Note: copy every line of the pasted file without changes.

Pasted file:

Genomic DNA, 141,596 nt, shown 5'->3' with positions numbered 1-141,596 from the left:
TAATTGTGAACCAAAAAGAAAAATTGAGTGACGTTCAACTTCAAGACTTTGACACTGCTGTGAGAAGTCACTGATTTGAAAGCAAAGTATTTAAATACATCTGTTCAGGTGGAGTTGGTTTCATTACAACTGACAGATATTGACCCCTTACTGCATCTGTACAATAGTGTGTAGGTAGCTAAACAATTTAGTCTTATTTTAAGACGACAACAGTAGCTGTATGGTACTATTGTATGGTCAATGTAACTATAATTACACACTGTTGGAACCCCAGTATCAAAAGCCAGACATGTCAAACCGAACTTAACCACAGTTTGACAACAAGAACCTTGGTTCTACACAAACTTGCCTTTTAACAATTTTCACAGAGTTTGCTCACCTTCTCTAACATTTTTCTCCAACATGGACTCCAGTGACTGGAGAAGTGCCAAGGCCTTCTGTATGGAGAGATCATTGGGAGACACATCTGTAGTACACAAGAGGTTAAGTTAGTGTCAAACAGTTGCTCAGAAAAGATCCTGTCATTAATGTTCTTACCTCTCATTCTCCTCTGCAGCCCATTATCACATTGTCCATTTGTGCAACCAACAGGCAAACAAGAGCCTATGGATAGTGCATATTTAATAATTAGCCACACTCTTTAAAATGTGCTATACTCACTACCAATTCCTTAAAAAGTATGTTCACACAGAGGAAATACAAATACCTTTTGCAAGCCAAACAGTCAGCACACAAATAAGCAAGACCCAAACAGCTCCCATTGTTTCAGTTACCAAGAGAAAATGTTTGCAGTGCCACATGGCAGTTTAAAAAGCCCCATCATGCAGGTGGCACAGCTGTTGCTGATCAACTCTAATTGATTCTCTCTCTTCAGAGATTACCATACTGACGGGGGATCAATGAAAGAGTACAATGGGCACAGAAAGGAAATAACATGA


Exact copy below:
Genomic DNA, 141,596 nt, shown 5'->3' with positions numbered 1-141,596 from the left:
TAATTGTGAACCAAAAAGAAAAATTGAGTGACGTTCAACTTCAAGACTTTGACACTGCTGTGAGAAGTCACTGATTTGAAAGCAAAGTATTTAAATACATCTGTTCAGGTGGAGTTGGTTTCATTACAACTGACAGATATTGACCCCTTACTGCATCTGTACAATAGTGTGTAGGTAGCTAAACAATTTAGTCTTATTTTAAGACGACAACAGTAGCTGTATGGTACTATTGTATGGTCAATGTAACTATAATTACACACTGTTGGAACCCCAGTATCAAAAGCCAGACATGTCAAACCGAACTTAACCACAGTTTGACAACAAGAACCTTGGTTCTACACAAACTTGCCTTTTAACAATTTTCACAGAGTTTGCTCACCTTCTCTAACATTTTTCTCCAACATGGACTCCAGTGACTGGAGAAGTGCCAAGGCCTTCTGTATGGAGAGATCATTGGGAGACACATCTGTAGTACACAAGAGGTTAAGTTAGTGTCAAACAGTTGCTCAGAAAAGATCCTGTCATTAATGTTCTTACCTCTCATTCTCCTCTGCAGCCCATTATCACATTGTCCATTTGTGCAACCAACAGGCAAACAAGAGCCTATGGATAGTGCATATTTAATAATTAGCCACACTCTTTAAAATGTGCTATACTCACTACCAATTCCTTAAAAAGTATGTTCACACAGAGGAAATACAAATACCTTTTGCAAGCCAAACAGTCAGCACACAAATAAGCAAGACCCAAACAGCTCCCATTGTTTCAGTTACCAAGAGAAAATGTTTGCAGTGCCACATGGCAGTTTAAAAAGCCCCATCATGCAGGTGGCACAGCTGTTGCTGATCAACTCTAATTGATTCTCTCTCTTCAGAGATTACCATACTGACGGGGGATCAATGAAAGAGTACAATGGGCACAGAAAGGAAATAACATGA